I will say this one more time, because SERIOUSLY, y’all. I don’t get how some of you mom bloggers manage to get posts up, containing actual words and sentences and shit, while your newborn is still a… newborn. Olivia is two weeks old, and I am just now feeling like I can manage to remember that one generally uses SOAP in the shower, you know, if one wants to be clean, and not smelling like a combination of armpit and maple syrup.
If you’ve been reading the blog for any length of time, you know I had some very specific… IDEAS about how this birth was going to go. I hired a midwife, I drove in LA traffic to a birth center an hour away, I picked a doula, and I read a horrifying book that instructed me to picture my vagina as a blooming rose, better to deliver this baby vaginally, and without medication- in a giant round tub filled with warm water and self-satisfaction. I read books and birth stories and testimonials, planning and plotting for a non-medicated birth outside the hospital, like I was some sort of super woman, some sort of hippie-dippie earth mama.
ASIDE: I have never gotten a single negative comment on this blog, which I attribute to my intimate readership, but I also know birth stories bring out the nutty in people, so let me say this: I AM 100% GLAD OLIVIA AND I ARE ALIVE AND HEALTHY. But this is my blog and my story, and if I’d like to spend the next one million paragraphs moaning about how things didn’t go my way, then you, dear reader, have any number of choices. Read, click away, rage at my self-righteousness (IN YOUR OWN HEAD), do a line dance, I don’t care. But the first person who comments that this is Olivia’s way of showing she’s in charge now and always gets a flaming diaper to the doorstop, I SWEAR TO GOD.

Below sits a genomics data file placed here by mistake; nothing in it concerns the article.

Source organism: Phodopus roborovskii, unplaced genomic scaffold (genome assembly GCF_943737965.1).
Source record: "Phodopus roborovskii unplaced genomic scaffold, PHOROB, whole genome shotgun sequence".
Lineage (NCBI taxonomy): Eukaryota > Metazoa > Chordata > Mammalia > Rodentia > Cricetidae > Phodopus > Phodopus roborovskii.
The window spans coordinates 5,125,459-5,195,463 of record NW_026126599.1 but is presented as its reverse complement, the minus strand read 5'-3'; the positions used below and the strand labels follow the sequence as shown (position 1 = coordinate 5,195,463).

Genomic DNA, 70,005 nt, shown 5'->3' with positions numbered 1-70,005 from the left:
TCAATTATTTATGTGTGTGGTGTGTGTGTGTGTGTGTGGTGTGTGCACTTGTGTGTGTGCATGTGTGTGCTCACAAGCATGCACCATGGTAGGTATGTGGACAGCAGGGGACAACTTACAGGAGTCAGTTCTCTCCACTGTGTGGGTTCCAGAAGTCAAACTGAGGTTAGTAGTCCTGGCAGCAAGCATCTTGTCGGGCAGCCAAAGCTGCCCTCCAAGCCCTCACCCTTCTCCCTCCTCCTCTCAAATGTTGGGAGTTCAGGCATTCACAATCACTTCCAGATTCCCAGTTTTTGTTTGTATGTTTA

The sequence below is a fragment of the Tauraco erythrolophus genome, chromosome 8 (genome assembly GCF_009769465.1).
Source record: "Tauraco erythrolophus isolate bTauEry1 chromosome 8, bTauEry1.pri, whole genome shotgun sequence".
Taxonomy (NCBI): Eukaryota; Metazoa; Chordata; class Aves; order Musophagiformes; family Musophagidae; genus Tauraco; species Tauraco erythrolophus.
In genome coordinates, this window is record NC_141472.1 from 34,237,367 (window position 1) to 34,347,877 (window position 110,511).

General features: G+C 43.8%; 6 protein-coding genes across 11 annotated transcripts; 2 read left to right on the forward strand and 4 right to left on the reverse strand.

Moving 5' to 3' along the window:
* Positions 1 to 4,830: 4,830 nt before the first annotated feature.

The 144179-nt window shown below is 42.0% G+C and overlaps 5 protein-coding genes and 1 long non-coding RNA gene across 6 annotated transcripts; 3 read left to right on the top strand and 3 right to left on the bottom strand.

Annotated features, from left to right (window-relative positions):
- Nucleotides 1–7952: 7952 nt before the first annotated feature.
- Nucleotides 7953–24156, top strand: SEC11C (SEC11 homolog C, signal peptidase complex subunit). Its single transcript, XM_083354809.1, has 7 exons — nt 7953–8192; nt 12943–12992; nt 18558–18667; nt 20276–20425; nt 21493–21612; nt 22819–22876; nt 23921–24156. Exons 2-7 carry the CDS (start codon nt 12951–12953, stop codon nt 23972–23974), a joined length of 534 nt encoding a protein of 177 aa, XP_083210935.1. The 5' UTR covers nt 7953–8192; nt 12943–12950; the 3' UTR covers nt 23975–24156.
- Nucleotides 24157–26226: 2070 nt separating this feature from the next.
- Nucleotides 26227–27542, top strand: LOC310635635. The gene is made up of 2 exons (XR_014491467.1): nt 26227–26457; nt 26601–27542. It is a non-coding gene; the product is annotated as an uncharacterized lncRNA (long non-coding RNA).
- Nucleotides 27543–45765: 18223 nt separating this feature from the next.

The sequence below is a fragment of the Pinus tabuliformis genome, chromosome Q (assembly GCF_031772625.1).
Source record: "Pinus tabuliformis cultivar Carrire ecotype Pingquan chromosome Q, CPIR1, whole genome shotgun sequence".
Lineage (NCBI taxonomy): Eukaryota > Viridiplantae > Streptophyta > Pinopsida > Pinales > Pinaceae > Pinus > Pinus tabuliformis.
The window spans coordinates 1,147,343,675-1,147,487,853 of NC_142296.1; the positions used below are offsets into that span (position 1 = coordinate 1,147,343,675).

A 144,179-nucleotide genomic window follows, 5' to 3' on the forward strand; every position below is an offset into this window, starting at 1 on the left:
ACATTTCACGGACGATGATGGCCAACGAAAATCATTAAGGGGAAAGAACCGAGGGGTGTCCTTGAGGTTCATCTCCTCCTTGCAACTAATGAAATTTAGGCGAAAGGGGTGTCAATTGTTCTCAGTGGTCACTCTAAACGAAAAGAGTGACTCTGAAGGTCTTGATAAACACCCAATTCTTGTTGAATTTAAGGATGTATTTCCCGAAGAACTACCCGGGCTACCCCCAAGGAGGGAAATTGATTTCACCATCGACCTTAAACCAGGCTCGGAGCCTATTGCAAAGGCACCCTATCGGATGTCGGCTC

Anyhoo- none of you are assholes of that caliber, so here we go. It started on a Saturday, when I was so desperate to get labor started I drank a hideous concoction of castor oil, vodka, and orange juice. There are no words to describe how awful this potion is, so I’m not even going to try, other than to tell you that castor oil, while tasteless, has the texture of melted Chapstick, and it coats your lips, and OH MY FUCKING GOD it is the foulest thing ever designed to be consumed. I essentially went right to bed after this, because the “cocktail” made me feel like shit- but sure enough, by midnight I was having thirty second contractions about three minutes apart, and LO, there was a bit of excitement at our house, while my mother and J traded off keeping me company as I bounced on the ball and watched crappy TV until about 5am. At which point everything stopped. By morning I was just the same as I had been the week before, except now I was 42 weeks pregnant and there were no additional signs of impending labor. I think it’s at this point that I started to realize that my water had also broken the night before, so we knew we were on the clock, to a certain extent- my midwife wasn’t too concerned about it, as it hadn’t gushed, but was rather a small leak, but conventional hospital wisdom has you delivering within 24 hours once your water breaks, so… we waited.